There was no direct train from Sighiṣoara to Suceava, so Michelle and I had bought tickets on different trains that would eventually get us Suceava by 8am the next morning. The first train ride was uneventful, and at 10pm we disembarked to catch our second train. After being in Ukraine for almost a year, we’ve gotten used to traveling at night by train. In Ukraine, every night train has bunks (no matter whether you buy 1st, 2nd, or 3rd class) so you can sleep for most of the journey and wake up ready for the next day. We had hoped that Romania would be similar, but once we got on our overnight train we realized how wrong we were. Our compartment had 8 seats, with no bunks or options for reclining to sleep. Even worse, our compartment had the most obnoxious, PDA (public display of affection)-filled couple that I have ever had the bad luck of being stuck with. It was distracting (and disgusting) how close they managed to be, and between their antics and being forced to sit up all night, it seemed like the longest journey ever. At one point I nodded off for a bit, only to wake up to suction noises coming from their seats. The worst part was that they were in the seats directly facing Michelle and I, so it was kind of hard to miss. Let’s just say that at 8am, Michelle and I couldn’t get off the train fast enough : )
Once our train arrived in Suceava, we made our way to the “High Class Hostel” (isn’t that a great name for a hostel?) where Michelle had arranged for us to take a tour of the Painted Monasteries. A lady from Australia was going with us too, and soon the driver showed up with the car and we were off. When the tour started, I was worried that our exhaustion would make the tour hard to enjoy, but the car was comfortable and the scenery we passed was beautiful. In no time at all we were at our first stop—Suceviţa.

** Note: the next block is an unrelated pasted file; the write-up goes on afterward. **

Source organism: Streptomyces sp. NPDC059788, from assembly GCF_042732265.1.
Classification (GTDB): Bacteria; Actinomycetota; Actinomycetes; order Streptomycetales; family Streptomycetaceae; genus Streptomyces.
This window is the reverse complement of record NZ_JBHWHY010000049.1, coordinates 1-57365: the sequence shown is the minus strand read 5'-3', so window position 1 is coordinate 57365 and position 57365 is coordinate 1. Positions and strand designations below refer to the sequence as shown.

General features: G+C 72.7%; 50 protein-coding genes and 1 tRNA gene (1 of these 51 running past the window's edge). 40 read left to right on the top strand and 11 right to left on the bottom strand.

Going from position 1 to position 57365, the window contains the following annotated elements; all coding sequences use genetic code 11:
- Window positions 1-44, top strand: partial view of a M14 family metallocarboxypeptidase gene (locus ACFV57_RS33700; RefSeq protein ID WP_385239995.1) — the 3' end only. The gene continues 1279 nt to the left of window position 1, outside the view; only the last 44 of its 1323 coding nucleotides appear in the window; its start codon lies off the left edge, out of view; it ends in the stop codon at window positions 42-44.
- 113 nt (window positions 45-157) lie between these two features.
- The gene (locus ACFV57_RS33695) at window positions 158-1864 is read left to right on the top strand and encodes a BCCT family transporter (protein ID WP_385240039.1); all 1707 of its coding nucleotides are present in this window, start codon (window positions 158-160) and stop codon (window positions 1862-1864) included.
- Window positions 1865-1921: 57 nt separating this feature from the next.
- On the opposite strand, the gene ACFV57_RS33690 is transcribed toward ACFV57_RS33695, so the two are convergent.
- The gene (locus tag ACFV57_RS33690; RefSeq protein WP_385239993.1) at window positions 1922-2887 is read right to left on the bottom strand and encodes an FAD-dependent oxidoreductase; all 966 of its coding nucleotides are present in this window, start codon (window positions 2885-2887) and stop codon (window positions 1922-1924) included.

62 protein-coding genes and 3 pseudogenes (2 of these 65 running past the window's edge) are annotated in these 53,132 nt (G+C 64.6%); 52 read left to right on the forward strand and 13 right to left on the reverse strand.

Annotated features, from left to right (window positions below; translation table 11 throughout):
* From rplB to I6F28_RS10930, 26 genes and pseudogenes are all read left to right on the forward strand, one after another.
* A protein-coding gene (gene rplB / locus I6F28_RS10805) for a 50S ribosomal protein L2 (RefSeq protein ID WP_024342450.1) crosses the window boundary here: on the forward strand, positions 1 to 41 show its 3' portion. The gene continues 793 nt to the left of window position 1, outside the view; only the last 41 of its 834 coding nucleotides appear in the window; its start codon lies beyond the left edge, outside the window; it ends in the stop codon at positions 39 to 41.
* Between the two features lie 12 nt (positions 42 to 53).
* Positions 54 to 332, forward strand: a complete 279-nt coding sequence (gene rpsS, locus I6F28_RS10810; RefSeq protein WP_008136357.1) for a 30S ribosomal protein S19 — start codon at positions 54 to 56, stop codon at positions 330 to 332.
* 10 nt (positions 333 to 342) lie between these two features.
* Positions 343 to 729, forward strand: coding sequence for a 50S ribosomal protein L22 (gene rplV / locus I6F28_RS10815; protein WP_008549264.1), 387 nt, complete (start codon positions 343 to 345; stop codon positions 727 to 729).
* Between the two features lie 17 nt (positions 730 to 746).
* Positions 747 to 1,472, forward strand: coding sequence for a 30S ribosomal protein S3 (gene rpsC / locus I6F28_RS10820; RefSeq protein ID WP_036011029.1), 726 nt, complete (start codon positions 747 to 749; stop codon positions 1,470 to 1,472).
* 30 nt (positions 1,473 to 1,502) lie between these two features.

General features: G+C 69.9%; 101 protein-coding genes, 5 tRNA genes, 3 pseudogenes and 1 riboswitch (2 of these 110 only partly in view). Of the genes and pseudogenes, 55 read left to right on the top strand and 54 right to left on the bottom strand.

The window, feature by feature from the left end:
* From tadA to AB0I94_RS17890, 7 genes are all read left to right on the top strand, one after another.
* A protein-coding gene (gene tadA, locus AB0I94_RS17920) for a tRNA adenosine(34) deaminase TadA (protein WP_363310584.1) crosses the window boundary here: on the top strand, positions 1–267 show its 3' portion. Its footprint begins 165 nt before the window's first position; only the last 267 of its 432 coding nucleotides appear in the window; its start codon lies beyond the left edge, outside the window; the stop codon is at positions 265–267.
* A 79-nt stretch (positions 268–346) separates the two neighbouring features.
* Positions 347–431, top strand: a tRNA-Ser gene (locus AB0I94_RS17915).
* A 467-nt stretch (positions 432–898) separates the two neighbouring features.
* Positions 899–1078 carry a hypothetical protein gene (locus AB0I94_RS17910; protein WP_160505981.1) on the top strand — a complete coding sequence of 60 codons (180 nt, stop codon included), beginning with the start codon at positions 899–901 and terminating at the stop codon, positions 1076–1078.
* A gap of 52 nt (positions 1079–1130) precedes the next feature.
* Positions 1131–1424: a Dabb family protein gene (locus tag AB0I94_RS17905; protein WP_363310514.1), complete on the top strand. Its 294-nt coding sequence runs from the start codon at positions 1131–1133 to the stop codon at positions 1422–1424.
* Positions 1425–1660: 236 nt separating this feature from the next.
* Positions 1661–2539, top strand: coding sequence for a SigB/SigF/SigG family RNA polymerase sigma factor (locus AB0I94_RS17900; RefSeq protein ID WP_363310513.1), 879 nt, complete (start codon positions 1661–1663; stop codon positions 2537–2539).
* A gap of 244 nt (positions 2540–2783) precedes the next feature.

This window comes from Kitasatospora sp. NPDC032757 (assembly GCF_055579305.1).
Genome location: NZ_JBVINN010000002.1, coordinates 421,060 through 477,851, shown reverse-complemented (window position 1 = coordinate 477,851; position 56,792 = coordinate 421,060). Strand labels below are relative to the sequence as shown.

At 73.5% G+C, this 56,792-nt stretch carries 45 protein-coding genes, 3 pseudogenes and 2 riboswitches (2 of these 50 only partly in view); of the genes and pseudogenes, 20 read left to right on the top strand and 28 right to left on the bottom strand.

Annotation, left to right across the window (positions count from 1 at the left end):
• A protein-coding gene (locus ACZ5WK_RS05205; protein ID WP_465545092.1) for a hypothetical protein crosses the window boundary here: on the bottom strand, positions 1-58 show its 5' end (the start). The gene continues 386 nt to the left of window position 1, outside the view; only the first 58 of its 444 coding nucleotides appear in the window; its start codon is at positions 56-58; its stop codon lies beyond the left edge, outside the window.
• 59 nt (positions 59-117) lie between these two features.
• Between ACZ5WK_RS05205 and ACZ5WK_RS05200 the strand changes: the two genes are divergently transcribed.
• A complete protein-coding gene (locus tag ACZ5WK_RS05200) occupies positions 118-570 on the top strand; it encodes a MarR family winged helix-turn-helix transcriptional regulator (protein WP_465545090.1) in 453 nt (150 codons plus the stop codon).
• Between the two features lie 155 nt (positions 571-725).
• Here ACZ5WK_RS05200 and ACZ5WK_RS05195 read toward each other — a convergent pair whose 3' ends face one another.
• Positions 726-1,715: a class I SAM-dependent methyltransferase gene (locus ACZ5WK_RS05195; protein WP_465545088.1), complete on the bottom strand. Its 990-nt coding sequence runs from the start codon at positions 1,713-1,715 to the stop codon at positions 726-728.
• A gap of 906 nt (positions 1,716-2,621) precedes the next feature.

The weather was a little bit drizzly, but the monastery was beautiful. I’ve never seen a church like this, that is covered in murals both on the inside as well as the outside! Suceviţa is an Orthodox Christian Monastery for nuns, and its the largest of all the painted monasteries. It was built in 1581, and is surrounded by heavily fortified walls to protect the church from Ottoman raids. The most famous mural of Suceviţa is the “Ladder of Virtue, showing the saints ascending to heaven whilst sinners (depicted as Turks) fall down to be taken by demons” (check out this website for more pictures and information about Suceviţa).
Our next stop was at the monastery of Moldoviţa, which was built in 1532. Its still in use today, and one of the nuns who lives there described the murals as “the holy scriptures in color.”
The painter of the beautiful murals of Moldoviţa was Toma of Suceava, and his best known mural is the “Tree of Jesse,” which depicts the lineage of Jesus Christ. It was an incredibly visual experience, as you can see the face of each person in Jesus’ family tree there on the exterior wall of the church. I can just imagine how powerful these murals must’ve been for the illiterate peasants who came to these churches to worship; the church is literally covered in murals explaining the Bible for all those who cannot read the words themselves.